At the fear of offending anyone, being an addict is relatively easy compared to kicking the habit. We know what to do in our addiction and we do it so very well. I drank, got drunk, learned to deal with the fall out and it was a fairly effortless undertaking on my part. I knew where to drink, who I could count on to drink with me and exactly I would feel before, during and after! There are no real surprises in overindulging. You know before you start you are probably going to feel horrific the next day and yet you indulge nonetheless. You know that going out during the week is a shocking idea because you are not going to stop after one or two quiet drinks and that the next day is going to be a write-off, yet you do it anyway! But somehow I was always surprised when I woke up nauseated and spent the morning with my cheek pressed against the cold porcelain of the toilet seat, unable to keep anything down. Or when I woke up late for work after a few drinks gone wrong, with my alarm screeching at me and half a dozen missed calls from the office. What I found was that even though I was completely sure of what the outcomes would be, my addiction would get the better of me.
And it was the easy choice. Because any addict will tell you that fighting with your addiction is mentally and emotionally draining. So instead of that I’d give in and feed the monster! The really tough part comes after you decide that enough is enough. When you finally admit that your life has become unmanageable and you realise that unless you make a very drastic change things are not going to end well. The night that I stopped drinking was a night when I literally and figuratively hauled myself out of the gutter. Recovering addicts often tell stories of their moment of clarity when something happens that is so prophetically startling that there is no going back.
It was the 31st December 2007 and I was living in Asia at the time… My friends and I had booked VIP tickets to a local NYE event and the night was looking to be fun-filled and playfully chaotic. I don’t have many vivid memories of the night, but I do remember drinking large amounts of tequila which was being distributed by the bar staff and DJs. There was dancing to be sure and I know that my friends I were having plenty of harmless fun. There was no aggression, no arguments and no incidents. In the early hours of the morning the party-goers decided to move to a new location…some friends’ house a short stumble across the city. We left the club in fine spirits as the New Year celebrations dictated and headed out into the cold night. We hadn’t got very far when my cathartic event occurred…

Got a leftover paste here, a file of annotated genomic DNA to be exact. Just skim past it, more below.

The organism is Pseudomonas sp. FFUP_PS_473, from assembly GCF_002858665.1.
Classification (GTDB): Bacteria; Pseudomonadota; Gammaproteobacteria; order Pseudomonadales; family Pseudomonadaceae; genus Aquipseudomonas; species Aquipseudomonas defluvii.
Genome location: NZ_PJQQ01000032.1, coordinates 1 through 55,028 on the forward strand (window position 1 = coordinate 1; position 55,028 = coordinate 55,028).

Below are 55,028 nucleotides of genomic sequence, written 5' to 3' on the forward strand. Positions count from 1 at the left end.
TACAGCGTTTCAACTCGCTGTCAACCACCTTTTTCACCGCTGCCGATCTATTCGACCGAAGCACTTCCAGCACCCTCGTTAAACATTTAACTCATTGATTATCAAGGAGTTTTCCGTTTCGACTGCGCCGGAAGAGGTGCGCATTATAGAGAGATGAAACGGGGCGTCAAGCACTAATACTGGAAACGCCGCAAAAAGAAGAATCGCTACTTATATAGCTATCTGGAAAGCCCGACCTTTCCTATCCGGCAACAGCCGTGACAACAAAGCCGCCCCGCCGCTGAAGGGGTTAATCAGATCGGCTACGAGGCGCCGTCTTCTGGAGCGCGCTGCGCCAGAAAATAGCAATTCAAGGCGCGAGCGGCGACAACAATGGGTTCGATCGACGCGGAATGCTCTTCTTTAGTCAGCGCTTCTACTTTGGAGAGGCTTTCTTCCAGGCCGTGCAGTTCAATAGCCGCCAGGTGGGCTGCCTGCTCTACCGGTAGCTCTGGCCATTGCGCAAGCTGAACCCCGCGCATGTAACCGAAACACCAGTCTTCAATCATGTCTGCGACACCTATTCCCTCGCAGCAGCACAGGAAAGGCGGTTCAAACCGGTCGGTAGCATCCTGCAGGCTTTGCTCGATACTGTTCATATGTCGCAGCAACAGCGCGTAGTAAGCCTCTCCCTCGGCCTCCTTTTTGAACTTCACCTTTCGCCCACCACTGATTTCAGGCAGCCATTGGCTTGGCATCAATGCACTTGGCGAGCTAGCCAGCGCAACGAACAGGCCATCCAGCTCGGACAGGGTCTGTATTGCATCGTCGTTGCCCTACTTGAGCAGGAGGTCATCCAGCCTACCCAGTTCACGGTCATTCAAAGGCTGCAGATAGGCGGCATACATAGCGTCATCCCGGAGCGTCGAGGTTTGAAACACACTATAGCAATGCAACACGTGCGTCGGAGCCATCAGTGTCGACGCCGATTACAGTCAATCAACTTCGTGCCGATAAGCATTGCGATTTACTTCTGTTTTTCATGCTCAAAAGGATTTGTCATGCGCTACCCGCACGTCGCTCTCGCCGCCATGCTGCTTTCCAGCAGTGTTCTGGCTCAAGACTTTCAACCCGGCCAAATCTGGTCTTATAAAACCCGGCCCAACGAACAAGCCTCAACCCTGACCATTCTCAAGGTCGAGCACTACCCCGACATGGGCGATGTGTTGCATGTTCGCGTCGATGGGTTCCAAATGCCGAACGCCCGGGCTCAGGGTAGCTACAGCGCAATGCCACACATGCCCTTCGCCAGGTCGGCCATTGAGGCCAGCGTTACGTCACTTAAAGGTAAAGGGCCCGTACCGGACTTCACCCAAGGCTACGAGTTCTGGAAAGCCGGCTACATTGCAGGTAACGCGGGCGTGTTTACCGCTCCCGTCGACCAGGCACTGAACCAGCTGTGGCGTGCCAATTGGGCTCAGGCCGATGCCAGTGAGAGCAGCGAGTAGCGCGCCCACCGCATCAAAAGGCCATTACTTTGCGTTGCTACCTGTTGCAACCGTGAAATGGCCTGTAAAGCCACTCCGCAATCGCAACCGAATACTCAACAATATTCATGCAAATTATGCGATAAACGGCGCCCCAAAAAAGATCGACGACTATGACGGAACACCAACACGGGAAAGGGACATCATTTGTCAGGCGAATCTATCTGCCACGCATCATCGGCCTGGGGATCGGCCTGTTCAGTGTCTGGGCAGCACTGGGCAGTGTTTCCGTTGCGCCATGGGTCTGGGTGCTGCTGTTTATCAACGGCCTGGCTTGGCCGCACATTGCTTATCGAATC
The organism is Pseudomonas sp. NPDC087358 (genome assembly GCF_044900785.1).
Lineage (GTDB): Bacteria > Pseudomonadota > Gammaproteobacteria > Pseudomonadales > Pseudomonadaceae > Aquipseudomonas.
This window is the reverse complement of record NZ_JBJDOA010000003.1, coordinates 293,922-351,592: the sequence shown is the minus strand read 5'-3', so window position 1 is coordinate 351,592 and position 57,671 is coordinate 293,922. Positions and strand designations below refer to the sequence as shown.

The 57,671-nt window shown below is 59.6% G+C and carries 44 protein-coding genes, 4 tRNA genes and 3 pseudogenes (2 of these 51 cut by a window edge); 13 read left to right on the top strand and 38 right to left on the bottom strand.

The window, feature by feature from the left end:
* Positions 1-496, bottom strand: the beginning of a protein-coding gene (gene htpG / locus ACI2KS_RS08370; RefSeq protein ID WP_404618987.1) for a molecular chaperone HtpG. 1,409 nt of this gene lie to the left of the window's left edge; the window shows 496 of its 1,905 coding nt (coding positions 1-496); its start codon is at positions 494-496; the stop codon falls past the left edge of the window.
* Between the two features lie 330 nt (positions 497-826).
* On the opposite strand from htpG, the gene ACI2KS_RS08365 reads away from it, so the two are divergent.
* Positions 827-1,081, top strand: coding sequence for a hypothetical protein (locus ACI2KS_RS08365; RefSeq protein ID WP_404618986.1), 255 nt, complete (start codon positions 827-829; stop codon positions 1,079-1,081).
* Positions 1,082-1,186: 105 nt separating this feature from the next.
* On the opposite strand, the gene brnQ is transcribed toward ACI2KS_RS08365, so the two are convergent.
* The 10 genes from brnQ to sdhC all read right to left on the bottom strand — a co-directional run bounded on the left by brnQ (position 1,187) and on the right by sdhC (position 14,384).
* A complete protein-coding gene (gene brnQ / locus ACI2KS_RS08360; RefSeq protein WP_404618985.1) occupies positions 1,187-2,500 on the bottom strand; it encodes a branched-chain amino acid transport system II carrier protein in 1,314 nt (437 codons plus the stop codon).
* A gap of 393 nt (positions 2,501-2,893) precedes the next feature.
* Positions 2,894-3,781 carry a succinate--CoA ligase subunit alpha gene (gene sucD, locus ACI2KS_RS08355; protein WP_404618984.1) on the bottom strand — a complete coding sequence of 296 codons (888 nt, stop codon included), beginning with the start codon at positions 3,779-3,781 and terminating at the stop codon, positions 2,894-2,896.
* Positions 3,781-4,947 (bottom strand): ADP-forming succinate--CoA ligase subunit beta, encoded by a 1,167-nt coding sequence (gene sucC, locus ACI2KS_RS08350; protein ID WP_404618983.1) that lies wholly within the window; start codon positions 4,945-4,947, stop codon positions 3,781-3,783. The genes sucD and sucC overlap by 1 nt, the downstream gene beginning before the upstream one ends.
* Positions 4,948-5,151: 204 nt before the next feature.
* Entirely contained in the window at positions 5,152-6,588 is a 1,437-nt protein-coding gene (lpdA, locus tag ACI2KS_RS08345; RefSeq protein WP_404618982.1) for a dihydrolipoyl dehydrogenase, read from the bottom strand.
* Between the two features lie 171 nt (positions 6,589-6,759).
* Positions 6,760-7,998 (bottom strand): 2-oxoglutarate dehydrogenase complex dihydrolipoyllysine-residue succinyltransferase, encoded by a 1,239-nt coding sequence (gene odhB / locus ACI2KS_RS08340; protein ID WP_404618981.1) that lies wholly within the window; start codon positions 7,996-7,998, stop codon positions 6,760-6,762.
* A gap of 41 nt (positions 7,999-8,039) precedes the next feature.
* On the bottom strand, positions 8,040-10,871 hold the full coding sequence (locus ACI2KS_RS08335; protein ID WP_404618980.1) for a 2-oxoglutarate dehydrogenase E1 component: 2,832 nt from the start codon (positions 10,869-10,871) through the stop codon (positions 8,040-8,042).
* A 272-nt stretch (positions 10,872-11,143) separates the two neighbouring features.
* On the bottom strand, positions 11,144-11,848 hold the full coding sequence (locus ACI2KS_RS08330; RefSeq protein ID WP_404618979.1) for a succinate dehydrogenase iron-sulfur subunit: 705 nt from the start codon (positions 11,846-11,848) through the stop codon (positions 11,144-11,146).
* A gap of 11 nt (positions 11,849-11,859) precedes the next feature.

Somebody had deemed it an excellent idea to remove the cover off one of the drains outside the venue and I happened to be walking in the direct line which saw me disappear into the rancid gutter below the cockroach-infested predawn streets. Luckily the fall was not a long one, but I did manage to rip my cocktail dress and bruise and cut myself on numerous parts of my body. The uproarious laughter rang along the deserted streets as I was hefted out of the mire and set back on the roadside. Sobriety claimed me in that instant! I was mortified! And in that moment I knew that I was done. I hobbled along with my friends towards the next part of the evening, but my festive cheer was gone. On arrival I borrowed a clean set of clothes, crumpled up my favourite dress and washed myself clean of the night. I caught a taxi home a little later with some friends and went to sleep.
The next morning I was lying on my bed, chatting to a couple of friends about the previous night. Of course they were taking great delight in recounting the story of my disappearance to those who hadn’t been there and once again I was overcome with shame. It was in that moment on 1st January 2008 that I declared that I was giving up drinking. It might have sounded familiar to those with me at the time, but I knew in my heart that this time was different. There was an inexplicable shift in my thinking as I thought about how I didn’t want to end up in the gutter again – literally or figuratively! I didn’t want to spend my weekends in altered states of consciousness doing things I could hardly remember and then suffering from the after effects, be they physical or emotional. In that moment of clarity I saw that there was so much more to life than what I’d been living and that I wanted to turn my life around. It was in that moment that I bid farewell to the easy option and started my fight for sobriety.
‘Til next time